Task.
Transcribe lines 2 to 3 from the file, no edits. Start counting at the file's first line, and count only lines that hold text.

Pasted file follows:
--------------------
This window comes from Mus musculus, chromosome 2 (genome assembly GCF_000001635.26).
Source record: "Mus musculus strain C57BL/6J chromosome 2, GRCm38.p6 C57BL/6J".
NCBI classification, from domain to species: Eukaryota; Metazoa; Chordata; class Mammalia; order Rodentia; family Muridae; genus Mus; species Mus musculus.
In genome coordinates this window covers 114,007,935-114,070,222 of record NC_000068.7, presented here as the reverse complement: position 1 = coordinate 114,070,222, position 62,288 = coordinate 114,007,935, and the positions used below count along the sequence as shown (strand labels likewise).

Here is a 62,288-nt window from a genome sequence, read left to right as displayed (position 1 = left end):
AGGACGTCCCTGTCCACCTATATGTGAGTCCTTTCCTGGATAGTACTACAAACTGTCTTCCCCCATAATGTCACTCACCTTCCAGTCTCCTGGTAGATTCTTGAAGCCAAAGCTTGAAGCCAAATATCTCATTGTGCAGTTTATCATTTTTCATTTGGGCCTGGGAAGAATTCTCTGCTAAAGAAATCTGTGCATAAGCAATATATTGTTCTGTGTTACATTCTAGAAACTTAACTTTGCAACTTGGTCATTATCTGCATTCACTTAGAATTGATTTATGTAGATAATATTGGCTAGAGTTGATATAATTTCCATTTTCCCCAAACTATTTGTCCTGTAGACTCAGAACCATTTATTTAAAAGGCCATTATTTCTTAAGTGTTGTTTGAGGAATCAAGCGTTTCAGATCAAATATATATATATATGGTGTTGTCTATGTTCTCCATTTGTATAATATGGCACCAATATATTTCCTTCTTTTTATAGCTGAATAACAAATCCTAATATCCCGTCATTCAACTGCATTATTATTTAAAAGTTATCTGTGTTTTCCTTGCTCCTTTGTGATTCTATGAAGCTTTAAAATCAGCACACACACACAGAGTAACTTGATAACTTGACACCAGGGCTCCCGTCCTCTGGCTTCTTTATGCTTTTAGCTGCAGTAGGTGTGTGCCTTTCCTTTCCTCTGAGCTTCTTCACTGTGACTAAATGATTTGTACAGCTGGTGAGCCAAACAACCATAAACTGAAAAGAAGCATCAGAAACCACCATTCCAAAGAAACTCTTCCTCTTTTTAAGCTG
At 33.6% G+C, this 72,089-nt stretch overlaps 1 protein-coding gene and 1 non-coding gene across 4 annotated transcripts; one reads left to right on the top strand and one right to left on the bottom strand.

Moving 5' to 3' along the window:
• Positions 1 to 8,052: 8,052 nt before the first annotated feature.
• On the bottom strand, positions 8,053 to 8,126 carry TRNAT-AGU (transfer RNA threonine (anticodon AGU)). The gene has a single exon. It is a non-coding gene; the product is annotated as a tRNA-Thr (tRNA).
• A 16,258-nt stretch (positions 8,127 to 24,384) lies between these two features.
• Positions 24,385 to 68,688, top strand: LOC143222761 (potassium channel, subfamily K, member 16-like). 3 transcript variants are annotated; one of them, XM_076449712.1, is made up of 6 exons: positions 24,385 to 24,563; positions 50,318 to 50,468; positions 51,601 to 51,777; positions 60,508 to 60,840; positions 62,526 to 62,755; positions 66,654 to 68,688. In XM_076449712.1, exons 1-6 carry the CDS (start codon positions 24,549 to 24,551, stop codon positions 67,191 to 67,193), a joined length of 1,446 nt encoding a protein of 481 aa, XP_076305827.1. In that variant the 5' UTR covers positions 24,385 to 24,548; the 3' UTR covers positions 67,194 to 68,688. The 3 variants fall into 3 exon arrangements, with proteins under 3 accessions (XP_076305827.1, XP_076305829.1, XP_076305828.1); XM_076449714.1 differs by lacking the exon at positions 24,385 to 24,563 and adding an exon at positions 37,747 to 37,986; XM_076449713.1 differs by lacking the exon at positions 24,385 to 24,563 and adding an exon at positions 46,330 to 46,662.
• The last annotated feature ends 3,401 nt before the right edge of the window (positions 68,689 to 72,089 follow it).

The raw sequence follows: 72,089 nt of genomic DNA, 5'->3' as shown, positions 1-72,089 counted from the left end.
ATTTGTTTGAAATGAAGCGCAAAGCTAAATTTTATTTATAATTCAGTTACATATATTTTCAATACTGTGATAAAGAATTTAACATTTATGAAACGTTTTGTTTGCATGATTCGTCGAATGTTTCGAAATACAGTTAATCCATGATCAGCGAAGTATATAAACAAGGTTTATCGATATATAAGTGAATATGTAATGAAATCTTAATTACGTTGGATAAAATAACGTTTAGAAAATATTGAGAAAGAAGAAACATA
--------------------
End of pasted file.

Source record: "Mus musculus strain C57BL/6J chromosome 2, GRCm38.p6 C57BL/6J".
NCBI classification, from domain to species: Eukaryota; Metazoa; Chordata; class Mammalia; order Rodentia; family Muridae; genus Mus; species Mus musculus.